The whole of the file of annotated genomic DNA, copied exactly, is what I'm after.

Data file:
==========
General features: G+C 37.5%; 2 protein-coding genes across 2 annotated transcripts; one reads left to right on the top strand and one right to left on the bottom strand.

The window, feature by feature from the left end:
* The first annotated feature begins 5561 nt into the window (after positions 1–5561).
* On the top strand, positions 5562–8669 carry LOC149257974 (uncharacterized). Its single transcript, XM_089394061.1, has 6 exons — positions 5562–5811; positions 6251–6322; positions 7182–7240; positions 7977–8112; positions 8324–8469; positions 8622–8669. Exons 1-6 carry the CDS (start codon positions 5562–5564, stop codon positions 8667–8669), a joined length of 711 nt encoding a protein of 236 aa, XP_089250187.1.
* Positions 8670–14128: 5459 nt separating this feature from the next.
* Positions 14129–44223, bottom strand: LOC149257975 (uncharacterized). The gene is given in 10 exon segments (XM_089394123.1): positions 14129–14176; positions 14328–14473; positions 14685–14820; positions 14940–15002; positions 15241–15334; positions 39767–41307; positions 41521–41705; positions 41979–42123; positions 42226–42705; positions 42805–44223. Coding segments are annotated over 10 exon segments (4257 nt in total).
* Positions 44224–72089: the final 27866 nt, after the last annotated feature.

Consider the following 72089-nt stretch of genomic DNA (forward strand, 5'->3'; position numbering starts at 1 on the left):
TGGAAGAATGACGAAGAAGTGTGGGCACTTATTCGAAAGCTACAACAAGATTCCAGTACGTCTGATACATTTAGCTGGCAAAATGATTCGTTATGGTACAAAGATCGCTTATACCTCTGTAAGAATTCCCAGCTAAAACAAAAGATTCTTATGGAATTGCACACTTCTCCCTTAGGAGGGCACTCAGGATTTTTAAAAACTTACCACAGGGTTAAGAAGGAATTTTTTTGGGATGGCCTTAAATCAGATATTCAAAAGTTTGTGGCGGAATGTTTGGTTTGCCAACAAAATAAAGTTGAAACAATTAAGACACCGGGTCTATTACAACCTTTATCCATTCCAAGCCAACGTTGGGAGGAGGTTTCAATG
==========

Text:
General features: G+C 37.5%; 2 protein-coding genes across 2 annotated transcripts; one reads left to right on the top strand and one right to left on the bottom strand.

The window, feature by feature from the left end:
* The first annotated feature begins 5561 nt into the window (after positions 1–5561).
* On the top strand, positions 5562–8669 carry LOC149257974 (uncharacterized). Its single transcript, XM_089394061.1, has 6 exons — positions 5562–5811; positions 6251–6322; positions 7182–7240; positions 7977–8112; positions 8324–8469; positions 8622–8669. Exons 1-6 carry the CDS (start codon positions 5562–5564, stop codon positions 8667–8669), a joined length of 711 nt encoding a protein of 236 aa, XP_089250187.1.
* Positions 8670–14128: 5459 nt separating this feature from the next.
* Positions 14129–44223, bottom strand: LOC149257975 (uncharacterized). The gene is given in 10 exon segments (XM_089394123.1): positions 14129–14176; positions 14328–14473; positions 14685–14820; positions 14940–15002; positions 15241–15334; positions 39767–41307; positions 41521–41705; positions 41979–42123; positions 42226–42705; positions 42805–44223. Coding segments are annotated over 10 exon segments (4257 nt in total).
* Positions 44224–72089: the final 27866 nt, after the last annotated feature.

Consider the following 72089-nt stretch of genomic DNA (forward strand, 5'->3'; position numbering starts at 1 on the left):
TGGAAGAATGACGAAGAAGTGTGGGCACTTATTCGAAAGCTACAACAAGATTCCAGTACGTCTGATACATTTAGCTGGCAAAATGATTCGTTATGGTACAAAGATCGCTTATACCTCTGTAAGAATTCCCAGCTAAAACAAAAGATTCTTATGGAATTGCACACTTCTCCCTTAGGAGGGCACTCAGGATTTTTAAAAACTTACCACAGGGTTAAGAAGGAATTTTTTTGGGATGGCCTTAAATCAGATATTCAAAAGTTTGTGGCGGAATGTTTGGTTTGCCAACAAAATAAAGTTGAAACAATTAAGACACCGGGTCTATTACAACCTTTATCCATTCCAAGCCAACGTTGGGAGGAGGTTTCAATG